The 158-grain Speer Gold Dot load has accuracy and penetration, but the Gold Dot doesn’t have much expansion potential at this velocity. The Black Hills load has practically the same velocity, but much better expansion. The Buffalo Bore 158-grain load, which also uses the Gold Dot bullet, has a lot more horsepower. It is 88 fps faster than the Black Hills load and almost 100 fps faster than the Speer load. This is a winner in the 158-grain category, but with a qualifier. The Gun Tests criteria include control. This load is not going to be controllable for some shooters. It should not be used in the five-shot J-frame defense revolvers and probably not used in any revolver lighter than a six-shot K-frame with a 4-inch barrel. The Buffalo Bore load was much more comfortable in one of our rater’s Model 27 Smith & Wesson revolver, but that is a different story. The Buffalo Bore 158-grain load obviously had the greatest energy and performance, and quality control and accuracy are also excellent. For most of us, the Black Hills load will be enough, and it is boxed 50 rounds to the box. This is a tough one to call, all things considered.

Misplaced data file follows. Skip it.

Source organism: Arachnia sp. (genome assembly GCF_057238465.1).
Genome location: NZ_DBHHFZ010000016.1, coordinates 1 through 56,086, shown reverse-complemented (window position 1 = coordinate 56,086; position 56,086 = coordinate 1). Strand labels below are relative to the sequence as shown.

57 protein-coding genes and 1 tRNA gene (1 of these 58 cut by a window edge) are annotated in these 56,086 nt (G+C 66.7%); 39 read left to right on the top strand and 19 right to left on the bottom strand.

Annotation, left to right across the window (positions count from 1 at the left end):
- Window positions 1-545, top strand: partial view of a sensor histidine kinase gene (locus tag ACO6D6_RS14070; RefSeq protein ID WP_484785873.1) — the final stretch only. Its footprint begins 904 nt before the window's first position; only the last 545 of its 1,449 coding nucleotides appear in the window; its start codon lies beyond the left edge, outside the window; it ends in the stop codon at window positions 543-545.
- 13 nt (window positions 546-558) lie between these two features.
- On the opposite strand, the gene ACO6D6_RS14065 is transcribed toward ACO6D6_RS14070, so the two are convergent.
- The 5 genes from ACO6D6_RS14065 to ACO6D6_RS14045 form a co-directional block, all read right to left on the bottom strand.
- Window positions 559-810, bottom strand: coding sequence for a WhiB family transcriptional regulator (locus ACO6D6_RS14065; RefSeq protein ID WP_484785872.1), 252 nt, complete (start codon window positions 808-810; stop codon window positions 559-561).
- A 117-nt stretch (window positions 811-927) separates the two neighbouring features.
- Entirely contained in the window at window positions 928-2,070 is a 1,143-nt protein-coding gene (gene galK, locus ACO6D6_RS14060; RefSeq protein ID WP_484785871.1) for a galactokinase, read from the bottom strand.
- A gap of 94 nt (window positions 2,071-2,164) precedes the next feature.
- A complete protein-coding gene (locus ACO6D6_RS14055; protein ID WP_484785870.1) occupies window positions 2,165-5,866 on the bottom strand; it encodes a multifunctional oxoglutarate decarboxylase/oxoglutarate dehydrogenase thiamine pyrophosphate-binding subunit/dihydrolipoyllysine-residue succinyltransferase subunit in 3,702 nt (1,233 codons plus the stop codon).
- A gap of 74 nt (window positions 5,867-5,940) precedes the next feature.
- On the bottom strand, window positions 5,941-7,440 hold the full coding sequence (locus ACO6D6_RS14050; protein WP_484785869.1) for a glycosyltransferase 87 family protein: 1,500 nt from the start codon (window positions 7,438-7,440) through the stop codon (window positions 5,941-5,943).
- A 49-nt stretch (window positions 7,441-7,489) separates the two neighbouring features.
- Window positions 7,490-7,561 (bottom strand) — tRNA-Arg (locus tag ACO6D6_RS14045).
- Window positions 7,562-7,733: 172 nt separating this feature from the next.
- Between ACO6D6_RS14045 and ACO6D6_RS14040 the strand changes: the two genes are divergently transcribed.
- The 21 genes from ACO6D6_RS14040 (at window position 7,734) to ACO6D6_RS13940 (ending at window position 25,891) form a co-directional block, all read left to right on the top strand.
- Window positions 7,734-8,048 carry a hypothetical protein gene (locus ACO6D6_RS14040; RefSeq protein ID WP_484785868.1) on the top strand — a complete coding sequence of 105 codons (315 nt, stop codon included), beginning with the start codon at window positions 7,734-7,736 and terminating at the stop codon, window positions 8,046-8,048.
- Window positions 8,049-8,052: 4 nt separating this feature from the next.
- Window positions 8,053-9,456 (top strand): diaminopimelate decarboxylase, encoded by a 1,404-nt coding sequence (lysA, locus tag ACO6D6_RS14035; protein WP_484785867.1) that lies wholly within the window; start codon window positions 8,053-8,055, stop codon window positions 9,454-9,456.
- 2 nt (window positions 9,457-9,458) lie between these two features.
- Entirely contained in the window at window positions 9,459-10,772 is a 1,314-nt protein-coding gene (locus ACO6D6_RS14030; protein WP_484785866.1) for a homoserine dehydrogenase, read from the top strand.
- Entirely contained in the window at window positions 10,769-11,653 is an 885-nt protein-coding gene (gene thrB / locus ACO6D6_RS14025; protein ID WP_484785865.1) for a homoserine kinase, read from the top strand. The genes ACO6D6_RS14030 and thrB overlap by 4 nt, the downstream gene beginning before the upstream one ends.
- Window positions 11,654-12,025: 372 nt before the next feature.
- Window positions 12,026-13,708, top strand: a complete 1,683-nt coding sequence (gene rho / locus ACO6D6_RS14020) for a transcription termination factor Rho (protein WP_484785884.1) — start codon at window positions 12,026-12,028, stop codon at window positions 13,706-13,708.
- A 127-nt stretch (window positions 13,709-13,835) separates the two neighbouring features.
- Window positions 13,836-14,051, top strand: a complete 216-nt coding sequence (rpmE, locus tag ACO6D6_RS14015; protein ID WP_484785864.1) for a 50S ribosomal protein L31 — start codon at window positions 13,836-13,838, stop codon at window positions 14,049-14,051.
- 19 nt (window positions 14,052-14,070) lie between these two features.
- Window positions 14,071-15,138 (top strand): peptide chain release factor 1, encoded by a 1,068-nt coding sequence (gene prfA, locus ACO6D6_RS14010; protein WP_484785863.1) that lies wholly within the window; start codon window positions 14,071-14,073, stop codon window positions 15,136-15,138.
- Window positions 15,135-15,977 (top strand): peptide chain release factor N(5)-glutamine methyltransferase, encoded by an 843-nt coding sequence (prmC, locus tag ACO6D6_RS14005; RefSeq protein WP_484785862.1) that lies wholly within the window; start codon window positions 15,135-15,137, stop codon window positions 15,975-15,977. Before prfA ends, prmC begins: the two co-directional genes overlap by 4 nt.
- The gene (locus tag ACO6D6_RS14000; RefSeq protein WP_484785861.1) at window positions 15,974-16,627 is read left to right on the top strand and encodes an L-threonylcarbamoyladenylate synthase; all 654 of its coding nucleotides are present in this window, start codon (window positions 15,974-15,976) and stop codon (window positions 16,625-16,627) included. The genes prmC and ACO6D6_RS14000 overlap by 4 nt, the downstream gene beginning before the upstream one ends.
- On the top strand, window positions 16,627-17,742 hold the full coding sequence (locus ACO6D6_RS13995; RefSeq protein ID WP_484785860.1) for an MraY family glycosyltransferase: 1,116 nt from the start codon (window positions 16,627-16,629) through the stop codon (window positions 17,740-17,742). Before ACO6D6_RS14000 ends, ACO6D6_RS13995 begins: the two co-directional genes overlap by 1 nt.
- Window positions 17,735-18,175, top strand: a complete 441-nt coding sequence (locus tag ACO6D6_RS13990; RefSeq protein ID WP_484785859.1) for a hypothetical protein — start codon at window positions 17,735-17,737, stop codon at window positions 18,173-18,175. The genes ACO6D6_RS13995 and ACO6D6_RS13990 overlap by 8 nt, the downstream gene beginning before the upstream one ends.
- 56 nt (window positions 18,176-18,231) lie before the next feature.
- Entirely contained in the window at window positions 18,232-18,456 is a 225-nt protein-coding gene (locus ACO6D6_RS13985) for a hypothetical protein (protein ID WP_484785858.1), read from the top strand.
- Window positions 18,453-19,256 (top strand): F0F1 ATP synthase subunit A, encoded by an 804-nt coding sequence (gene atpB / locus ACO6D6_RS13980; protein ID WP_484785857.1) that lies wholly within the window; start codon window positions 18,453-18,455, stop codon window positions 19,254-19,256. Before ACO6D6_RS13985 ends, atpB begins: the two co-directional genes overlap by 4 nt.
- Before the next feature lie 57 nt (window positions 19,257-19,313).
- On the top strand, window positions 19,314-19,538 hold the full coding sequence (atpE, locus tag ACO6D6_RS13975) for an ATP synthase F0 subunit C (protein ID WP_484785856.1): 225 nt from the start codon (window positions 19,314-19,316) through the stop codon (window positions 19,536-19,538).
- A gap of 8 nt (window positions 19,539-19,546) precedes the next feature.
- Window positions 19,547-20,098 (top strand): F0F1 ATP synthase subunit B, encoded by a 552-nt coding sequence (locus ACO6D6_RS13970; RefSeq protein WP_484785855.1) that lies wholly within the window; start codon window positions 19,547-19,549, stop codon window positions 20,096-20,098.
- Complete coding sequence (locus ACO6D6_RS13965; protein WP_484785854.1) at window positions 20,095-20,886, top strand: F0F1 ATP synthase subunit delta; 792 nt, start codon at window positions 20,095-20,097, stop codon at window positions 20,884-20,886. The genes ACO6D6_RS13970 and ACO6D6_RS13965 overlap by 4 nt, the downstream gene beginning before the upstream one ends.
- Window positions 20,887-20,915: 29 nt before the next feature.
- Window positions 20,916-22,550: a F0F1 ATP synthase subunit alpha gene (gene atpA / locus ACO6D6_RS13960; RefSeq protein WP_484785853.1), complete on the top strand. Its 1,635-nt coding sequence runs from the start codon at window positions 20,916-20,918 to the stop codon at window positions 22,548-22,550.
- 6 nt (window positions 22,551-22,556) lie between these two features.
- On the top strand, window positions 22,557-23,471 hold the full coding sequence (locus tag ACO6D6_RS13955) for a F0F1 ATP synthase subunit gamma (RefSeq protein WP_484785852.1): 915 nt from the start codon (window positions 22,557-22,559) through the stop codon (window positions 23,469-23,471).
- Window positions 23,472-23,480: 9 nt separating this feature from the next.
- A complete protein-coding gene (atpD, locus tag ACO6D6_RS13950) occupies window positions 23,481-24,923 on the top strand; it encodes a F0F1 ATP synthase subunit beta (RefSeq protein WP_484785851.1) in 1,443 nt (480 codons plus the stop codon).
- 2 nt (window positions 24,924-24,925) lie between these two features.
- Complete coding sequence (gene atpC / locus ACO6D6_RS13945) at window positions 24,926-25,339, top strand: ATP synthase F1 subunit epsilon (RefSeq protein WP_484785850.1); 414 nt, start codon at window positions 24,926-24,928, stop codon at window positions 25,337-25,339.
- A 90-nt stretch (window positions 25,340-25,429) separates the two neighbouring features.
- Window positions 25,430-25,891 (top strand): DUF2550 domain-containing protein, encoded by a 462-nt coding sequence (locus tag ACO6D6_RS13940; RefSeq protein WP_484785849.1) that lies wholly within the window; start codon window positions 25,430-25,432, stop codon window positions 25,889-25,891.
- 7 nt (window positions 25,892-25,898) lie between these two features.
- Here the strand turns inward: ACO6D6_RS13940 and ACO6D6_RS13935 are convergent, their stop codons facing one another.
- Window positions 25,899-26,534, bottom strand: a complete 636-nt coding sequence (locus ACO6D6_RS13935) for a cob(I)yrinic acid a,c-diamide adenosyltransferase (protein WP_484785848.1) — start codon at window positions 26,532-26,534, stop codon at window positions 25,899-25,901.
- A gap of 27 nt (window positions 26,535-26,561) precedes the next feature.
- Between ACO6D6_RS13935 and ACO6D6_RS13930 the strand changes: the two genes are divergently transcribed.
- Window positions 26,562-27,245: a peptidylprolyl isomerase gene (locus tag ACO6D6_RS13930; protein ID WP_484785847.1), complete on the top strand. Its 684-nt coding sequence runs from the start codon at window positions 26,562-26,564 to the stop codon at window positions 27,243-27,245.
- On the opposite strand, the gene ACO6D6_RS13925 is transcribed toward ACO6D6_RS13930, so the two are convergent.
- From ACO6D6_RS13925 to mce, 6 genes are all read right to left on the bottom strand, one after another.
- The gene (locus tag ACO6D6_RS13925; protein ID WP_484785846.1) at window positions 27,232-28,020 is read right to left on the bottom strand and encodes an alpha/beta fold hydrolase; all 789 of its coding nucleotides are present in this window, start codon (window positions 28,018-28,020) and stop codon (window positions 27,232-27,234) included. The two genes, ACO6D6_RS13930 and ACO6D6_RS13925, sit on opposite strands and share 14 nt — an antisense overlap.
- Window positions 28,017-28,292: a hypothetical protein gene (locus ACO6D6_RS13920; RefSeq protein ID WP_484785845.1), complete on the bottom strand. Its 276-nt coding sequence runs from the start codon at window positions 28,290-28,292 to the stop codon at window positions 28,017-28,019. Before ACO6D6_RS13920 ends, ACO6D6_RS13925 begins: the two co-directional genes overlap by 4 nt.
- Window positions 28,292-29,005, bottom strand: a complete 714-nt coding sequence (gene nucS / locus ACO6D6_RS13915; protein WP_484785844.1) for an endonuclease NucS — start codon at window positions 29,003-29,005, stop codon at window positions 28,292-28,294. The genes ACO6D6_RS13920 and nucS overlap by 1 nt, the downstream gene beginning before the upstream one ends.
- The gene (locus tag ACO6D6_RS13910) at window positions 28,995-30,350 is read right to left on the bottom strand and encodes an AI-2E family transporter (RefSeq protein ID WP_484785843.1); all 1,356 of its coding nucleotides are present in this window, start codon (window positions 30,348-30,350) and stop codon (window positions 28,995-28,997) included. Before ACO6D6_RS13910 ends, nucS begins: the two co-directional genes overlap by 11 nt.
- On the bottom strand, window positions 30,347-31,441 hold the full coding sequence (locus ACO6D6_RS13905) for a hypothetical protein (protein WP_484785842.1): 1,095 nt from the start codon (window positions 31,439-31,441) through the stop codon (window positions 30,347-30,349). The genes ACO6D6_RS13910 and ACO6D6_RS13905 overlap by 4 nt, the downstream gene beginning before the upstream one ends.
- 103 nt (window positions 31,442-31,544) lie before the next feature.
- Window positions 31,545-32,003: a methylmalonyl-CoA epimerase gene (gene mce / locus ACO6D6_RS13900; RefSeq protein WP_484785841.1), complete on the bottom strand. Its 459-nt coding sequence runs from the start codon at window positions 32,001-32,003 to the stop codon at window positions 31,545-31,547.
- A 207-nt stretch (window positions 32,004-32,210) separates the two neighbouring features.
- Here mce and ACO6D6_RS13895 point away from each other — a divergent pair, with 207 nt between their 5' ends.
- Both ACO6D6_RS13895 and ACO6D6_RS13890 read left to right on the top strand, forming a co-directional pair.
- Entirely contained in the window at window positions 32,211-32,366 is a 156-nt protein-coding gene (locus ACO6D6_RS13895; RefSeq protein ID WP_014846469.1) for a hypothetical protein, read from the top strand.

The next step up is to the 180-grain loads. The only JHP in this weight in this test group is the Federal 180-grain bullet. This was a mild load to fire, breaking less than 1100 fps, the slowest load tested. But performance was exactly what has been killing deer-sized game for a generation. Expansion was the greatest of any JHP tested. Accuracy was superb. This load has a lot going for it. But what if we raised the criteria to 30 inches of penetration? It should be noted that some loads that penetrate 30 inches of water per the Gun Tests criteria will not penetrate 30 inches of flesh and blood because bone and tougher muscle will intervene.